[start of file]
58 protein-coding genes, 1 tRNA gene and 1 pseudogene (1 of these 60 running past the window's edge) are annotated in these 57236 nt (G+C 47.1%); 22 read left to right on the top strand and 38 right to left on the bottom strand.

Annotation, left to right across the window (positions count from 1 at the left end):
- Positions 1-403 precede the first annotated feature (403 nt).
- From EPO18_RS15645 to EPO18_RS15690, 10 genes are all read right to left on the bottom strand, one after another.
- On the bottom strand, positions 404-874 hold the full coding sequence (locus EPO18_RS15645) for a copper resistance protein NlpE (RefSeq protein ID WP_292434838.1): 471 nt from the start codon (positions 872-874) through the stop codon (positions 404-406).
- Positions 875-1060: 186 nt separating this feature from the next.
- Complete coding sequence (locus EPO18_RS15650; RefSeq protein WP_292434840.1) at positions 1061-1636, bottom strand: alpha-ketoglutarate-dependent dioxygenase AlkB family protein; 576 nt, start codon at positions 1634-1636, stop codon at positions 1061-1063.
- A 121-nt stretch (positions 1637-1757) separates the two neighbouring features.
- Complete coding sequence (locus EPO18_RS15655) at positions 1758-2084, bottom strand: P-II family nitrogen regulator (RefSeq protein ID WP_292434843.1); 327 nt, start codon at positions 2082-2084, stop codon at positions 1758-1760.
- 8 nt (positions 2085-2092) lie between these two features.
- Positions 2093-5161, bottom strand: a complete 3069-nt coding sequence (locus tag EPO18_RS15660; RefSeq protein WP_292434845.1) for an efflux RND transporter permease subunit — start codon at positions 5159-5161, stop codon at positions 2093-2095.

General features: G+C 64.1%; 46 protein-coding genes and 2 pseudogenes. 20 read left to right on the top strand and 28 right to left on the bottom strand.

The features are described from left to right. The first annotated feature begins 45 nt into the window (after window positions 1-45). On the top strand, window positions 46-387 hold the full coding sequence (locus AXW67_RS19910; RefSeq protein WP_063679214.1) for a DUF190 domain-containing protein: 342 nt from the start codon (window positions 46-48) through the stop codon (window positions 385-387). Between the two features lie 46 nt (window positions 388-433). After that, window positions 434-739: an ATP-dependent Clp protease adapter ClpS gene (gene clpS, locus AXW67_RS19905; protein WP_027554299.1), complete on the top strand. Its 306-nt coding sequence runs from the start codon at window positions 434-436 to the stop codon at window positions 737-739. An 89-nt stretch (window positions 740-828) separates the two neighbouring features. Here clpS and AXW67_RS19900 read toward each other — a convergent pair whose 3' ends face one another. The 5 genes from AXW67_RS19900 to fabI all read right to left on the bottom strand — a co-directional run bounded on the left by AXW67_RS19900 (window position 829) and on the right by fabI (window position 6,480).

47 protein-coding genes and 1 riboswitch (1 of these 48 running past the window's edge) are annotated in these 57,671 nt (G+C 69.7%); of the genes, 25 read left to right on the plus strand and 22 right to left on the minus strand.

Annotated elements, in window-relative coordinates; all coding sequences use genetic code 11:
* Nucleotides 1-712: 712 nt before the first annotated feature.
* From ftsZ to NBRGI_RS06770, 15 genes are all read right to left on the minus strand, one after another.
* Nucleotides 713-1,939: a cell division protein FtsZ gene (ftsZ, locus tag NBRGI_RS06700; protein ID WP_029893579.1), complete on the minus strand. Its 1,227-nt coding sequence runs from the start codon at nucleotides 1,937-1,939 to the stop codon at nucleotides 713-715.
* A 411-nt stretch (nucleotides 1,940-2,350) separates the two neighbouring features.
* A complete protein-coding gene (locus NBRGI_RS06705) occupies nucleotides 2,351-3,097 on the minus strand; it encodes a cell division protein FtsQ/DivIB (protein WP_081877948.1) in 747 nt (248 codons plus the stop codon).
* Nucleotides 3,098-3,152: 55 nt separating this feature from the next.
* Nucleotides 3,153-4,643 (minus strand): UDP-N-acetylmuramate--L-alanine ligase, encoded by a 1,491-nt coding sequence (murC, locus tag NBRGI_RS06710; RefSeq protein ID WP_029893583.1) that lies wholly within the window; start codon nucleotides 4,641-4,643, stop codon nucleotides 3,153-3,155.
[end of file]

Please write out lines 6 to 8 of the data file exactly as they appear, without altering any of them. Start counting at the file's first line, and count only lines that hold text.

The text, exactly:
- Positions 875-1060: 186 nt separating this feature from the next.
- Complete coding sequence (locus EPO18_RS15650; RefSeq protein WP_292434840.1) at positions 1061-1636, bottom strand: alpha-ketoglutarate-dependent dioxygenase AlkB family protein; 576 nt, start codon at positions 1634-1636, stop codon at positions 1061-1063.
- A 121-nt stretch (positions 1637-1757) separates the two neighbouring features.